What's making us happy: A guide to your weekend reading, listening and viewing
This week, Jennifer Hudson reached EGOT status, a group of leading Hollywood storytellers pledged to portray guns more responsibly, and boy band BTS announced they're going on a (temporary) hiatus.
Here's what the NPR's Pop Culture Happy Hour crew was paying attention to — and what you should check out this weekend.
During the pandemic, I revisited my love for video games. I like playing online with other people, though – I get scared when playing alone and a character goes inside a house. So I came back to this little-known indie game called Fortnite. I got interested because my nephew plays it, so I started playing with him. But he destroys me.
The game is a third-person shooter in which you can also build houses and jump around places. It's a lot of fun, but I could never quite get the building aspect down. Though recently, in one of the new updates, the developers of the game got rid of that aspect, so there is now a "no build" mode. I've been playing with other adult friends who also don't like building, and Uncle Ronald is killing it in this universe. If you want to find me I'm @ohitsbigron. I'll play with you. — Ronald Young, Jr.
BTS album, Proof
BTS, my favorite group in the world, just released an album, Proof. It's an anthology that has three different CDs with both older songs and new songs that they made before their recent hiatus. It really is a journey of their music throughout the nine years that they've been together. Their new single, "Yet to Come," is a beautiful homage to that history, and to the next chapter. — Laura Sirikul
Good Luck to You, Leo Grande
I am in love with Good Luck to You, Leo Grande, which came out just this week. It is such a beautiful film about a woman's sexual awakening, and it goes against Hollywood's ageism — how women are perceived regarding their sexual needs.
It's great to see Emma Thompson in the lead role. Her character really opens up to who she is, and her sexual desires. With Daryl McCormack playing Leo Grande, the sex worker she hires, this body-positive film felt like a play, and I really loved it. — Laura Sirikul
Shape Up by Leikeli47
This is the time of year when every music publication starts assessing the best albums of the year, and 2022 has been enormously fruitful. Right now, I am in love with Shape Up by rapper Leikeli47, which is one of the best albums so far. She put out a couple of great records a few years back that were part of a trilogy of albums about beauty. It's been four years since the last one came out, and Shape Up completes that trilogy.
It's a remarkably bold, catchy, dark, and kind of strange record, while having so much verve, life, energy, and grit (my favorite song on it is "BITM"). At NPR Music we put together a listening party for the album, and Leikeli47 has a fascinating conversation with Sidney Madden, co-host of NPR podcast Louder Than a Riot. Leikeli47 is such a striking presence, and she's great live. But we don't know her real name. She's always masked — she's been wearing masks before we had to. — Stephen Thompson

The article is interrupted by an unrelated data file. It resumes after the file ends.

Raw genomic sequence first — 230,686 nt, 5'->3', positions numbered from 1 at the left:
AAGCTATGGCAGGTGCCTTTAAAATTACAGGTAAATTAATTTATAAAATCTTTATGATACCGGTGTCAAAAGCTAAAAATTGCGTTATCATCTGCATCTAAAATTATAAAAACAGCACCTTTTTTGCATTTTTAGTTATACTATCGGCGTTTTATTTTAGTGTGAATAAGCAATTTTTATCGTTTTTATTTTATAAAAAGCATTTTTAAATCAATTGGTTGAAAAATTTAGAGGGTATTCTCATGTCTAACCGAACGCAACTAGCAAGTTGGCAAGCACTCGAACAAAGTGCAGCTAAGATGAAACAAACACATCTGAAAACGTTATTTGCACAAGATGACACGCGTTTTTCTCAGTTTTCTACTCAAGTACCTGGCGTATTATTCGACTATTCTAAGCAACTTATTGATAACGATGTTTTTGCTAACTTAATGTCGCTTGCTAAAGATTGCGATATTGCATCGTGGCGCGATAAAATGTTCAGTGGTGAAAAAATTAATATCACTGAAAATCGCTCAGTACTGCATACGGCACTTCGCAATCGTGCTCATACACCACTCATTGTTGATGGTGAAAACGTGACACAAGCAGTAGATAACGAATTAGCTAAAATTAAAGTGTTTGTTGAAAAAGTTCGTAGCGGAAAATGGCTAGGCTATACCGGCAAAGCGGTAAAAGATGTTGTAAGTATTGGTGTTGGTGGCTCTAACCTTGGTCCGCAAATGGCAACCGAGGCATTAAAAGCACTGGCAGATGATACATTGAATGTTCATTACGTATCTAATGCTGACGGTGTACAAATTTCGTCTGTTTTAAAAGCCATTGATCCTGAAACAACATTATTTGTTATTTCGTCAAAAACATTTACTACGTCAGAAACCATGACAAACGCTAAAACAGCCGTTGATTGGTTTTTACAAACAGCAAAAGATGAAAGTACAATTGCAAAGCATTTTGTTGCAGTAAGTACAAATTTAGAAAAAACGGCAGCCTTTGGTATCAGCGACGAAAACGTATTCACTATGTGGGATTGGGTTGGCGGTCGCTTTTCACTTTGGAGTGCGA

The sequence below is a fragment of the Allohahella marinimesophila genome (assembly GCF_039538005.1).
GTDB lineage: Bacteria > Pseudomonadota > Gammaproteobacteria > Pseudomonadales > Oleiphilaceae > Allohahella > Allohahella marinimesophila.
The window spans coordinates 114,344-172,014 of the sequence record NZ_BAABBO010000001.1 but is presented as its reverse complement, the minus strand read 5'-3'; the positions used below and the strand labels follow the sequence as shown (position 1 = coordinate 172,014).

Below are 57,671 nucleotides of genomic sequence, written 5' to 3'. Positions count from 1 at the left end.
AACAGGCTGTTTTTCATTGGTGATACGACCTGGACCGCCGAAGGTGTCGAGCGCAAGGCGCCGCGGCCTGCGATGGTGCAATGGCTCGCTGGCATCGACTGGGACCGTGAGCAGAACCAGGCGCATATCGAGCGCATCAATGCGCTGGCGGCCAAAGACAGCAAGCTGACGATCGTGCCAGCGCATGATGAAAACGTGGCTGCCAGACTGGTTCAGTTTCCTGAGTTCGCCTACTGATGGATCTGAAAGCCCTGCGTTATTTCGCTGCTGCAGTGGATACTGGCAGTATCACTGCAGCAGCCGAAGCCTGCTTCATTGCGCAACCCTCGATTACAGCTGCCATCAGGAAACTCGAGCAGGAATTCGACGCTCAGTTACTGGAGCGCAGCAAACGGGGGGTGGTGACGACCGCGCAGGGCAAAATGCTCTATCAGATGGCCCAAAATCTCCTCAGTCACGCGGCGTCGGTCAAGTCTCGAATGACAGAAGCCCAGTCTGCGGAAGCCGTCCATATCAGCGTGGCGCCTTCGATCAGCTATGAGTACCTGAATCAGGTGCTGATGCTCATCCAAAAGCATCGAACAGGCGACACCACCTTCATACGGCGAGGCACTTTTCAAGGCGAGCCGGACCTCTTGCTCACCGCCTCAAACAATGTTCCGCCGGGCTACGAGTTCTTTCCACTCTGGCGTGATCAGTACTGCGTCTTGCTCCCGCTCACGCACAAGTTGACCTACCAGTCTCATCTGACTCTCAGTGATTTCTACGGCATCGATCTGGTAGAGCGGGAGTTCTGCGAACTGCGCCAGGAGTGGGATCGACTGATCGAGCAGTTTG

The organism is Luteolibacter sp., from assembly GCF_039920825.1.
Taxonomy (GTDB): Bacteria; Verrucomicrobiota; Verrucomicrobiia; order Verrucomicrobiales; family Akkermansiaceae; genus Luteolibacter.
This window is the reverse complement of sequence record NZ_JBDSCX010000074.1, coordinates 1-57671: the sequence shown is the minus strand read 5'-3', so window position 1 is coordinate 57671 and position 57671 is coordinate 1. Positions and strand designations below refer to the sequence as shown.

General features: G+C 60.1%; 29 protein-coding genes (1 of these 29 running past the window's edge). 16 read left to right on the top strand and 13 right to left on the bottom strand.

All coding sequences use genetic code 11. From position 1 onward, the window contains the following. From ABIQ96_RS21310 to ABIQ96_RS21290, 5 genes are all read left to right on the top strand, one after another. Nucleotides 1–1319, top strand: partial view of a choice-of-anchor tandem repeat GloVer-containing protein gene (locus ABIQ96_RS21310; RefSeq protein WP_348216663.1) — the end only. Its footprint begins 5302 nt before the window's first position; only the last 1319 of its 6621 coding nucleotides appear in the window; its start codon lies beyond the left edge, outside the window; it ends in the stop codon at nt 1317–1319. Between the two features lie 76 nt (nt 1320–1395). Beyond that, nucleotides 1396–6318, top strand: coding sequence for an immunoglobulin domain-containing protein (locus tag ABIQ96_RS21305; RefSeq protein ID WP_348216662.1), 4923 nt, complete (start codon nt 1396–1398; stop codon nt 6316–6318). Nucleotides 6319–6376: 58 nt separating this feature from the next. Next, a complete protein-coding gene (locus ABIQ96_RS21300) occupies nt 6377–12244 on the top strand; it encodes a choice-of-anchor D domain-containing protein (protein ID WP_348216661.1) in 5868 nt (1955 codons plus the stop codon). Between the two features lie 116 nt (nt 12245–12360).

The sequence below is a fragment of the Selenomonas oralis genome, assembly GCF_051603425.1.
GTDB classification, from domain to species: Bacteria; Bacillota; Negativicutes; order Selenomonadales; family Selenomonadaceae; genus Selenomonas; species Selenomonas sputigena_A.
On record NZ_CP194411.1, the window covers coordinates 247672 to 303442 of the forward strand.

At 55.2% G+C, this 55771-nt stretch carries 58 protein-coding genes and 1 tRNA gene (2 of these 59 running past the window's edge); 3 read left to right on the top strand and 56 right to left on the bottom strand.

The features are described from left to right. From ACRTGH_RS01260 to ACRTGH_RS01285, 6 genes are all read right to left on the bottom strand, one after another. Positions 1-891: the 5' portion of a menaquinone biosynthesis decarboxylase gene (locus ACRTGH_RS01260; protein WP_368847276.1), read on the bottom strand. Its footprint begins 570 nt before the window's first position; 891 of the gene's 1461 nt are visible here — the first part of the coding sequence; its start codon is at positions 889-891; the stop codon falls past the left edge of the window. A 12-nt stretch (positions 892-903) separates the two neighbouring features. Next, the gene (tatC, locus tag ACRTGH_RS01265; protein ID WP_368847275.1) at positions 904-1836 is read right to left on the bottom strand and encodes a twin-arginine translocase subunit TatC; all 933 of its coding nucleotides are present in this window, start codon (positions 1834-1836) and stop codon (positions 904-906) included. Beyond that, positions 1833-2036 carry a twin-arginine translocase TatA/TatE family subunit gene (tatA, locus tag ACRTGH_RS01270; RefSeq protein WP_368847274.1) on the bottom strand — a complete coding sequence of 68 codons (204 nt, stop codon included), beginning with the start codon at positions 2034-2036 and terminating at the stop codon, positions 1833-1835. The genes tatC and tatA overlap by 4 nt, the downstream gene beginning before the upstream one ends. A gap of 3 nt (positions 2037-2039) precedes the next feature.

More recommendations from NPR's Pop Culture Happy Hour newsletter
Here's a couple of first-performance-after-Tony-night-curtain-call Broadway moments that will make you whole week better: The cast of A Strange Loop, which won Best New Musical, and the cast of The Music Man, which brought on understudy Max Clayton when star Hugh Jackman tested positive for COVID.
STAND OUT: An LGBTQ+ Celebration is a 96-minute Netflix special capturing a packed night of stand-up comedy hosted by Billy Eichner, assisted by Bob the Drag Queen. Featuring 26(!) performers means each one gets only around four minutes of stage time, so the sets are tight and if you don't find yourself vibing with one comedian, hang in there a bit and a new one will trot out who's likely more your thing. It's a feast of smart, funny comedy, so gorge yourself: Mae Martin, Margaret Cho, Trixie Mattel, Joel Kim Booster, Sam Jay, Tig Notaro, Scott Thompson (as Buddy Cole), Gina Yashere, Matteo Lane, Eddie Izzard, Patti Harrison, hilarious-friend-of-Pop Culture Happy Hour Guy Branum, Solomon Georgio, Judy Gold, Wanda Sykes, Sandra Bernhard and more. (Too many favorites to pick, but Marsha Warfield's set is a thing of fierce, savage beauty.)
People I respect have been talking up the bird-identifying app Merlin for a while now, but I'm not a birder, so I merely noted this information in passing. Then I heard the app has added a feature where you don't have to faff around with identifying markings or coloring (to people with my kind of color-blindness, most birds classify as "Sort Of Mostly Brown-ish I Guess," which is not taxonomically helpful). No – you just hold up your dang phone and record the bird in question's song, and zap: That there's a wood thrush, baby! It's Bird Shazam, and it's spectacular. Also, somehow, vaguely disquieting.
.@npratc (old school edition) pic.twitter.com/RzDlX9Mh06— bill hader dances to npr themes (@billdancestonpr) October 2, 2019
I didn't much care for Spiderhead, the new Netflix movie based on George Saunders' 2010 short story about a prison in which inmates volunteer to test various psychoactive drugs. The movie is overwrought, overdetermined, tonally muddled and reaches for emotions it can't grasp, but the story? The story is lean, propulsive and darkly funny, a marvel of precision and economy, and you can read it on the New Yorker website. Warning: If you do read the story and then, against my explicit advice, you choose to watch the movie anyway, it will just make you angry, and mystified at how the film's creators could so wholly and profoundly Not Get It.
Oh, and: @billdancestonpr. Pretty great. Still hasn't gotten around to the theme from Pop Culture Happy Hour, but still, you know: Pretty great. — Glen Weldon
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